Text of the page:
Back in the late 1990s, creating CSS Websites with multiple columns was at best a hack job. When it came to designing the user interface, I would use tables and nested tables … and more nested tables. Because the Cascading Style Sheet (CSS) standard was only just becoming available in the latest version of Internet Explorer, designers really had no alternative but to use resource-demanding tables. Back then, download bandwidth was precious. Designing a Website in tables was awful and it made future maintenance a nightmare, only second to the spaghetti code that Classic ASP would leave behind.
In those days, I often would speculate with other developers on what the future of Web development tools would look like. As Microsoft developers, we would often dream of how easy and powerful Visual InterDev would be. I’m happy to report those days are finally here in Microsoft Visual Studio 2010!
Visual Studio 2010 makes creating multicolumn Websites very easy and actually fun. The .NET developer can smoothly make the transition from programming advance object-oriented backend applications to designing the frontend—without getting bogged down in the syntax of Cascading Style Sheet properties and their attributes. With VS 2010’s powerful windows, dialog boxes and drag-and-drop capabilities, the developer can now design advanced and well-structured CSS user interfaces all in Design view. If you don't already have Visual Web Developer Express 2010, you can be download it for free.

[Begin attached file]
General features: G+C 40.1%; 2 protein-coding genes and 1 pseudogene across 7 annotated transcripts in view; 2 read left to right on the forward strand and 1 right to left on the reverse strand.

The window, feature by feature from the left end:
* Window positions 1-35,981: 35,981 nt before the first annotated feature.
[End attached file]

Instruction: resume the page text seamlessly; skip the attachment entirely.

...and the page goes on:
The purpose of this article is to familiarize the developer in the shortest amount of time to Visual Studio 2010’s Design view features and functions. A more thorough tutorial is offered through Microsoft.
If you are designing a Website from scratch, the best approach in VS 2010 is to first design a Web page with inline CSS styles in Design view while viewing the results. After this is done, you can simply move these styles to a Cascading Style Sheet in order to make them available to all Web pages. If you want to create a multiple column layout, and don’t have any Web page content, I would recommend copying the starter code with tags from Microsoft’s tutorial and pasting that into your Web page. If you already have Web content, just paste that into the page and add your tags to the content.
Manage Styles Window & Tag Selector Bar
New Style Dialog Box.gif